How College Admissions Tests Work

Choosing an Admissions Test

When choosing a college admissions test, you should, first and foremost, determine the requirements for the institutions you're applying to. What do they want? SAT? ACT? Either? Neither? The decision may already have been made for you. If you do have choice, that means you get to select the test that suits you best. For instance, you might consider:

  • Length of test: How long can you concentrate? The SAT is almost an hour longer, but only one-half hour longer if you take the writing section of the ACT. Is this a concern for you?
  • Type of test: The SAT asks you to apply your reasoning and problem-solving skills in reading, mathematics and writing. The ACT is based on the high school curricular areas of English, mathematics, reading and science (with writing optional). Which addresses your strengths better?
  • Pretest: Did you take both the PSAT and PLAN? On which did you score higher?
  • Academic style: Do you work really hard in your classes? If so, you might do better on the ACT, which is content-driven. Are your reasoning abilities better than your grades? You might consider opting for the SAT.
  • Data: Take a practice test on each of the Web sites, which might help you decide which test best illustrates your strengths.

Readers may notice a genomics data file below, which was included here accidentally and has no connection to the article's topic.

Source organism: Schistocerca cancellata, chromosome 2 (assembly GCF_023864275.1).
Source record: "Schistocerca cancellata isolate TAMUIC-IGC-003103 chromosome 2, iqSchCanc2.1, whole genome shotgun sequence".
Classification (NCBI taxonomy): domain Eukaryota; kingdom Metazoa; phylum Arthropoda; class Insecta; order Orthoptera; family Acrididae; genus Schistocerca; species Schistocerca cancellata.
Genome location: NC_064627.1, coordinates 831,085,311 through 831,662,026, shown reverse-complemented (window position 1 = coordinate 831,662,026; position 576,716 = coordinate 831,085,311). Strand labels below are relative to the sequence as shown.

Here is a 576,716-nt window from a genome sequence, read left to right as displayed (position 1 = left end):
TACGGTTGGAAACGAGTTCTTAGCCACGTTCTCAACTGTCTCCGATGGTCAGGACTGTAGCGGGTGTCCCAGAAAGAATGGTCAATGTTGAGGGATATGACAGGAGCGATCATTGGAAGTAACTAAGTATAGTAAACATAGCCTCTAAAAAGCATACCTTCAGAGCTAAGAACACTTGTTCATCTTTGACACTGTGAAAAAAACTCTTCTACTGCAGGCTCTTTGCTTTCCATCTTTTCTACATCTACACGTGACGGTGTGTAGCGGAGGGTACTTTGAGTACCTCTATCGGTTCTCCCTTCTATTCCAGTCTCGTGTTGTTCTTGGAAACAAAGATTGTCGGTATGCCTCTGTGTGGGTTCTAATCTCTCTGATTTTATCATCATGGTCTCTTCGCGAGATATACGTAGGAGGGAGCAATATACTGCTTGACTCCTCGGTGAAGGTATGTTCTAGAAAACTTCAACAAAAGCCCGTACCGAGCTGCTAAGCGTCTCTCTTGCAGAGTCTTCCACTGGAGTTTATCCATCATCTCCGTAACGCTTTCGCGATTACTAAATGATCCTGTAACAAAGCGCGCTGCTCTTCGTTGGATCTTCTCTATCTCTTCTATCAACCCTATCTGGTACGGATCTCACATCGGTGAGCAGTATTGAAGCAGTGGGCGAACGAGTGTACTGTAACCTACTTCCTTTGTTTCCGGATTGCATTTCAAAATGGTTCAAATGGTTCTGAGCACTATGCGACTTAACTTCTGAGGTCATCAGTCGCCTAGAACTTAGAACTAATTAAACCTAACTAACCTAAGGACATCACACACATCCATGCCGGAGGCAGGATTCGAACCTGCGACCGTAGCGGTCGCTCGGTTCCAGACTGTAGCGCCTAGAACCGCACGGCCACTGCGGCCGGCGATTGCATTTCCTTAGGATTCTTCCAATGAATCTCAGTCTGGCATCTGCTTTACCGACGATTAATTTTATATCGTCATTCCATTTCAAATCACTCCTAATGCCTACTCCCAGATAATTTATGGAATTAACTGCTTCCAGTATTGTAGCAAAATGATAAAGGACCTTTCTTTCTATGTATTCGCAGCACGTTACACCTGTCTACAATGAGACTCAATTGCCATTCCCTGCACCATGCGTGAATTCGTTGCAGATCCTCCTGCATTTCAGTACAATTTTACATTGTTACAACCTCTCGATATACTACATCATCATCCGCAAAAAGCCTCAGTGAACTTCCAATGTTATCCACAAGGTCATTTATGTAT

[source: Slatalla]

Another point to consider is that some institutions don't require admissions tests at all. The National Center for Fair and Open Testing, or FairTest, lists 830 U.S. four-year institutions that do not require SAT or ACT results for admission. A fundamental reason for eliminating the requirement is the applicant pool: There are concerns that reliance on test scores limit the number of minority, low-income and female candidates since their test scores are often lower [sources: FairTest, College Board: Validity].

Even if schools demand that you take an admissions test, some are permitting variations, such as requiring only SAT Subject Tests. In 2009, more than 30 of the top 100 Liberal Arts Colleges (compiled by the U. S. News and World Report) had alternative requirements [source: Epstein].

You now have the information and resources you need to make informed decisions about the primary college admissions tests. It's going to be up to you to stay calm and focused if you decide to take one of the exams.

If you want to learn more about the SAT, ACT and getting into college, explore the links on the next page.

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